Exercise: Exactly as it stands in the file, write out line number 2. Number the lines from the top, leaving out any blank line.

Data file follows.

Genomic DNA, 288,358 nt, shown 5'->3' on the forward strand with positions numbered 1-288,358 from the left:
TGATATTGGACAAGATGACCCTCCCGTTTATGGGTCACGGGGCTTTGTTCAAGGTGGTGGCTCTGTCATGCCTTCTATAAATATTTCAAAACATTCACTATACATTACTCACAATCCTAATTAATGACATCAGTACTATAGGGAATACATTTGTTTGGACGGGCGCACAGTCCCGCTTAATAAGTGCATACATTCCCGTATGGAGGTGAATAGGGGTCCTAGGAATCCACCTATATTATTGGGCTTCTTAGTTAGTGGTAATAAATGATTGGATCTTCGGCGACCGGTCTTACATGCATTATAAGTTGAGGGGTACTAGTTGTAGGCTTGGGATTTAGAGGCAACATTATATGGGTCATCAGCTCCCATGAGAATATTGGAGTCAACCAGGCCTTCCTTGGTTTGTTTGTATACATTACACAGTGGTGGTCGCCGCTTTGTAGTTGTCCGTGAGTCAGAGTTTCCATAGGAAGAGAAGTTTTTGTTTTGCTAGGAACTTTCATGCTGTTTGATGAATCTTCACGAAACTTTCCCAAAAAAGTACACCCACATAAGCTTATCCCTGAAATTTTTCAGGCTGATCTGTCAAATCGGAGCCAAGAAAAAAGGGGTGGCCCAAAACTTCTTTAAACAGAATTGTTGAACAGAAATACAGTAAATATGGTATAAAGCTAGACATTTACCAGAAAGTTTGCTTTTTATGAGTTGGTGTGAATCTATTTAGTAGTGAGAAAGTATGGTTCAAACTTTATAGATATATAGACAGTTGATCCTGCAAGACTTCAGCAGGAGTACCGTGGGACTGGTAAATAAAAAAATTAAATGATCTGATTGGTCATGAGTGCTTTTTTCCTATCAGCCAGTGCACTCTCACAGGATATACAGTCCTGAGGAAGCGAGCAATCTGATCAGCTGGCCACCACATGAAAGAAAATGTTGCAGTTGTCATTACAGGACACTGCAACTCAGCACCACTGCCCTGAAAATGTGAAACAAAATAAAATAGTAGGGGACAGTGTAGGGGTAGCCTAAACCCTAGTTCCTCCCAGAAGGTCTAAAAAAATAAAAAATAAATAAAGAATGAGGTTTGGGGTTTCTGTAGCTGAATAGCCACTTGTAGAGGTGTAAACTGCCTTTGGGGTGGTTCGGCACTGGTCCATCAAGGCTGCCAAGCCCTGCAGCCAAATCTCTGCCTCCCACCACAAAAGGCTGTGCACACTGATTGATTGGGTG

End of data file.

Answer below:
TGATATTGGACAAGATGACCCTCCCGTTTATGGGTCACGGGGCTTTGTTCAAGGTGGTGGCTCTGTCATGCCTTCTATAAATATTTCAAAACATTCACTATACATTACTCACAATCCTAATTAATGACATCAGTACTATAGGGAATACATTTGTTTGGACGGGCGCACAGTCCCGCTTAATAAGTGCATACATTCCCGTATGGAGGTGAATAGGGGTCCTAGGAATCCACCTATATTATTGGGCTTCTTAGTTAGTGGTAATAAATGATTGGATCTTCGGCGACCGGTCTTACATGCATTATAAGTTGAGGGGTACTAGTTGTAGGCTTGGGATTTAGAGGCAACATTATATGGGTCATCAGCTCCCATGAGAATATTGGAGTCAACCAGGCCTTCCTTGGTTTGTTTGTATACATTACACAGTGGTGGTCGCCGCTTTGTAGTTGTCCGTGAGTCAGAGTTTCCATAGGAAGAGAAGTTTTTGTTTTGCTAGGAACTTTCATGCTGTTTGATGAATCTTCACGAAACTTTCCCAAAAAAGTACACCCACATAAGCTTATCCCTGAAATTTTTCAGGCTGATCTGTCAAATCGGAGCCAAGAAAAAAGGGGTGGCCCAAAACTTCTTTAAACAGAATTGTTGAACAGAAATACAGTAAATATGGTATAAAGCTAGACATTTACCAGAAAGTTTGCTTTTTATGAGTTGGTGTGAATCTATTTAGTAGTGAGAAAGTATGGTTCAAACTTTATAGATATATAGACAGTTGATCCTGCAAGACTTCAGCAGGAGTACCGTGGGACTGGTAAATAAAAAAATTAAATGATCTGATTGGTCATGAGTGCTTTTTTCCTATCAGCCAGTGCACTCTCACAGGATATACAGTCCTGAGGAAGCGAGCAATCTGATCAGCTGGCCACCACATGAAAGAAAATGTTGCAGTTGTCATTACAGGACACTGCAACTCAGCACCACTGCCCTGAAAATGTGAAACAAAATAAAATAGTAGGGGACAGTGTAGGGGTAGCCTAAACCCTAGTTCCTCCCAGAAGGTCTAAAAAAATAAAAAATAAATAAAGAATGAGGTTTGGGGTTTCTGTAGCTGAATAGCCACTTGTAGAGGTGTAAACTGCCTTTGGGGTGGTTCGGCACTGGTCCATCAAGGCTGCCAAGCCCTGCAGCCAAATCTCTGCCTCCCACCACAAAAGGCTGTGCACACTGATTGATTGGGTG